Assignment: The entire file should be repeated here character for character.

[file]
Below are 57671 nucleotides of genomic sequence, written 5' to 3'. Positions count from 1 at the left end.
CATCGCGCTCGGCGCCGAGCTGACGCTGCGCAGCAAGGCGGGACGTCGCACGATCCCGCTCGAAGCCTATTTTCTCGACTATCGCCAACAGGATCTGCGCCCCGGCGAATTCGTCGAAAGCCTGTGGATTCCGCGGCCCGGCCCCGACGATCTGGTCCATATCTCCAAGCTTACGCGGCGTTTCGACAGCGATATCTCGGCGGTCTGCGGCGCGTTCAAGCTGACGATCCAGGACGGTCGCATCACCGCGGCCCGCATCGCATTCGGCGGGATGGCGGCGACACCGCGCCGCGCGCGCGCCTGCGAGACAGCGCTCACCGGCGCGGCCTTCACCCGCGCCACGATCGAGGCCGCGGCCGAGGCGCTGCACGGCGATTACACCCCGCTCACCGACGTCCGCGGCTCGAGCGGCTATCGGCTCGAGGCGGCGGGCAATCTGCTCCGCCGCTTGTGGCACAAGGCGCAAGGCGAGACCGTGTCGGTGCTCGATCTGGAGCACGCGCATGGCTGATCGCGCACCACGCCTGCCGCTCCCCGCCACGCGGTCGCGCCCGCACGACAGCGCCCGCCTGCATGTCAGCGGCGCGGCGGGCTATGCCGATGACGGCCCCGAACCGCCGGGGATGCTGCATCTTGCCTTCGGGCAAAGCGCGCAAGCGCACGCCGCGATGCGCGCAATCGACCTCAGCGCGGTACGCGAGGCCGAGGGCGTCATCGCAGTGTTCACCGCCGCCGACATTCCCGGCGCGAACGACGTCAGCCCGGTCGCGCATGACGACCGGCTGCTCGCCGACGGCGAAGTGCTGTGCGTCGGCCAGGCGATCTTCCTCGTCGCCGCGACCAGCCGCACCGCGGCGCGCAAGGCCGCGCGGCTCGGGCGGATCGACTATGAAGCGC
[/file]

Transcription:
Below are 57671 nucleotides of genomic sequence, written 5' to 3'. Positions count from 1 at the left end.
CATCGCGCTCGGCGCCGAGCTGACGCTGCGCAGCAAGGCGGGACGTCGCACGATCCCGCTCGAAGCCTATTTTCTCGACTATCGCCAACAGGATCTGCGCCCCGGCGAATTCGTCGAAAGCCTGTGGATTCCGCGGCCCGGCCCCGACGATCTGGTCCATATCTCCAAGCTTACGCGGCGTTTCGACAGCGATATCTCGGCGGTCTGCGGCGCGTTCAAGCTGACGATCCAGGACGGTCGCATCACCGCGGCCCGCATCGCATTCGGCGGGATGGCGGCGACACCGCGCCGCGCGCGCGCCTGCGAGACAGCGCTCACCGGCGCGGCCTTCACCCGCGCCACGATCGAGGCCGCGGCCGAGGCGCTGCACGGCGATTACACCCCGCTCACCGACGTCCGCGGCTCGAGCGGCTATCGGCTCGAGGCGGCGGGCAATCTGCTCCGCCGCTTGTGGCACAAGGCGCAAGGCGAGACCGTGTCGGTGCTCGATCTGGAGCACGCGCATGGCTGATCGCGCACCACGCCTGCCGCTCCCCGCCACGCGGTCGCGCCCGCACGACAGCGCCCGCCTGCATGTCAGCGGCGCGGCGGGCTATGCCGATGACGGCCCCGAACCGCCGGGGATGCTGCATCTTGCCTTCGGGCAAAGCGCGCAAGCGCACGCCGCGATGCGCGCAATCGACCTCAGCGCGGTACGCGAGGCCGAGGGCGTCATCGCAGTGTTCACCGCCGCCGACATTCCCGGCGCGAACGACGTCAGCCCGGTCGCGCATGACGACCGGCTGCTCGCCGACGGCGAAGTGCTGTGCGTCGGCCAGGCGATCTTCCTCGTCGCCGCGACCAGCCGCACCGCGGCGCGCAAGGCCGCGCGGCTCGGGCGGATCGACTATGAAGCGC